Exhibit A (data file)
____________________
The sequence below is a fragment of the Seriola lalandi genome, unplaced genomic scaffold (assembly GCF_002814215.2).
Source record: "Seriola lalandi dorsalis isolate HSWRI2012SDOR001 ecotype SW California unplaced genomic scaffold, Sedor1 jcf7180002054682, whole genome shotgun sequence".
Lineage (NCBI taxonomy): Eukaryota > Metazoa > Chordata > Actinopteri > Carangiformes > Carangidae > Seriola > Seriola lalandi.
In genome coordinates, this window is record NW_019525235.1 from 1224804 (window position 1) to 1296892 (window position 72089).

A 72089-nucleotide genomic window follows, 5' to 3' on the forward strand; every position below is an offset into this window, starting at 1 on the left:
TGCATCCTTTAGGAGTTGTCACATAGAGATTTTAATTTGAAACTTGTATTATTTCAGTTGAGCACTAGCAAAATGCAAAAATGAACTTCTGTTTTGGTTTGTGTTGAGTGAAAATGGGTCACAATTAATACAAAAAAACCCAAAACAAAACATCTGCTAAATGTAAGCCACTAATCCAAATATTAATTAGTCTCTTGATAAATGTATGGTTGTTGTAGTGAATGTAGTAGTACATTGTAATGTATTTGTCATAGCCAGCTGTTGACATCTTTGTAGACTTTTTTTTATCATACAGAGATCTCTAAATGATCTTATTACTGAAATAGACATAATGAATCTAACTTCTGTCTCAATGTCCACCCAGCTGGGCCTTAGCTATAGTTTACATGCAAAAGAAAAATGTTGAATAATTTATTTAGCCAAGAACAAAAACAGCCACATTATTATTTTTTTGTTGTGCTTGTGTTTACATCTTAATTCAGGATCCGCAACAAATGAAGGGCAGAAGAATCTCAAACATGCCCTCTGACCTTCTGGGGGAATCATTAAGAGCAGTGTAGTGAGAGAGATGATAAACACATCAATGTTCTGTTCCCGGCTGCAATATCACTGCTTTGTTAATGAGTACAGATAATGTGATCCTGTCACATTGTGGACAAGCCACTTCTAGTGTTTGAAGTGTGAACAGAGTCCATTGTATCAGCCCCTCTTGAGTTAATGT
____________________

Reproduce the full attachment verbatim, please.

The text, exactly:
The sequence below is a fragment of the Seriola lalandi genome, unplaced genomic scaffold (assembly GCF_002814215.2).
Source record: "Seriola lalandi dorsalis isolate HSWRI2012SDOR001 ecotype SW California unplaced genomic scaffold, Sedor1 jcf7180002054682, whole genome shotgun sequence".
Lineage (NCBI taxonomy): Eukaryota > Metazoa > Chordata > Actinopteri > Carangiformes > Carangidae > Seriola > Seriola lalandi.
In genome coordinates, this window is record NW_019525235.1 from 1224804 (window position 1) to 1296892 (window position 72089).

A 72089-nucleotide genomic window follows, 5' to 3' on the forward strand; every position below is an offset into this window, starting at 1 on the left:
TGCATCCTTTAGGAGTTGTCACATAGAGATTTTAATTTGAAACTTGTATTATTTCAGTTGAGCACTAGCAAAATGCAAAAATGAACTTCTGTTTTGGTTTGTGTTGAGTGAAAATGGGTCACAATTAATACAAAAAAACCCAAAACAAAACATCTGCTAAATGTAAGCCACTAATCCAAATATTAATTAGTCTCTTGATAAATGTATGGTTGTTGTAGTGAATGTAGTAGTACATTGTAATGTATTTGTCATAGCCAGCTGTTGACATCTTTGTAGACTTTTTTTTATCATACAGAGATCTCTAAATGATCTTATTACTGAAATAGACATAATGAATCTAACTTCTGTCTCAATGTCCACCCAGCTGGGCCTTAGCTATAGTTTACATGCAAAAGAAAAATGTTGAATAATTTATTTAGCCAAGAACAAAAACAGCCACATTATTATTTTTTTGTTGTGCTTGTGTTTACATCTTAATTCAGGATCCGCAACAAATGAAGGGCAGAAGAATCTCAAACATGCCCTCTGACCTTCTGGGGGAATCATTAAGAGCAGTGTAGTGAGAGAGATGATAAACACATCAATGTTCTGTTCCCGGCTGCAATATCACTGCTTTGTTAATGAGTACAGATAATGTGATCCTGTCACATTGTGGACAAGCCACTTCTAGTGTTTGAAGTGTGAACAGAGTCCATTGTATCAGCCCCTCTTGAGTTAATGT